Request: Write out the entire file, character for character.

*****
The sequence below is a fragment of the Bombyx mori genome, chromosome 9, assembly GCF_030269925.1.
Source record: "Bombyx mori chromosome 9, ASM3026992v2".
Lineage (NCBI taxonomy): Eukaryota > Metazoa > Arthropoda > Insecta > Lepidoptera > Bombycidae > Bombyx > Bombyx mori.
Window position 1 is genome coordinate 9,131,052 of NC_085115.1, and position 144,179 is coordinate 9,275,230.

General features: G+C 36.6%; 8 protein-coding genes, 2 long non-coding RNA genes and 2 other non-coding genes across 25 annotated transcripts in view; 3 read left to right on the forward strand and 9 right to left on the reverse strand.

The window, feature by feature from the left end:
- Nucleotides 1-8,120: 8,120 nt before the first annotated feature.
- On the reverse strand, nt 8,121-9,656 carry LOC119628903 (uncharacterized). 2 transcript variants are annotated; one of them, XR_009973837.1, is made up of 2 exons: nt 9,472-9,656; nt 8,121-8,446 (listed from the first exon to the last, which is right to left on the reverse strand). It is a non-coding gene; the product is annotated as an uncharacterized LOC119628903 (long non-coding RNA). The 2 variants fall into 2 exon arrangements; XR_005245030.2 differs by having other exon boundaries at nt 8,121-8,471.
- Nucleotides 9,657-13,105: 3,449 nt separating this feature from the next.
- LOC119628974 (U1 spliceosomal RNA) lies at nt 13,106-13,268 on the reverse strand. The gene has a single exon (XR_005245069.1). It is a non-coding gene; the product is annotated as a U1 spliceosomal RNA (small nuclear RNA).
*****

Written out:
The sequence below is a fragment of the Bombyx mori genome, chromosome 9, assembly GCF_030269925.1.
Source record: "Bombyx mori chromosome 9, ASM3026992v2".
Lineage (NCBI taxonomy): Eukaryota > Metazoa > Arthropoda > Insecta > Lepidoptera > Bombycidae > Bombyx > Bombyx mori.
Window position 1 is genome coordinate 9,131,052 of NC_085115.1, and position 144,179 is coordinate 9,275,230.

General features: G+C 36.6%; 8 protein-coding genes, 2 long non-coding RNA genes and 2 other non-coding genes across 25 annotated transcripts in view; 3 read left to right on the forward strand and 9 right to left on the reverse strand.

The window, feature by feature from the left end:
- Nucleotides 1-8,120: 8,120 nt before the first annotated feature.
- On the reverse strand, nt 8,121-9,656 carry LOC119628903 (uncharacterized). 2 transcript variants are annotated; one of them, XR_009973837.1, is made up of 2 exons: nt 9,472-9,656; nt 8,121-8,446 (listed from the first exon to the last, which is right to left on the reverse strand). It is a non-coding gene; the product is annotated as an uncharacterized LOC119628903 (long non-coding RNA). The 2 variants fall into 2 exon arrangements; XR_005245030.2 differs by having other exon boundaries at nt 8,121-8,471.
- Nucleotides 9,657-13,105: 3,449 nt separating this feature from the next.
- LOC119628974 (U1 spliceosomal RNA) lies at nt 13,106-13,268 on the reverse strand. The gene has a single exon (XR_005245069.1). It is a non-coding gene; the product is annotated as a U1 spliceosomal RNA (small nuclear RNA).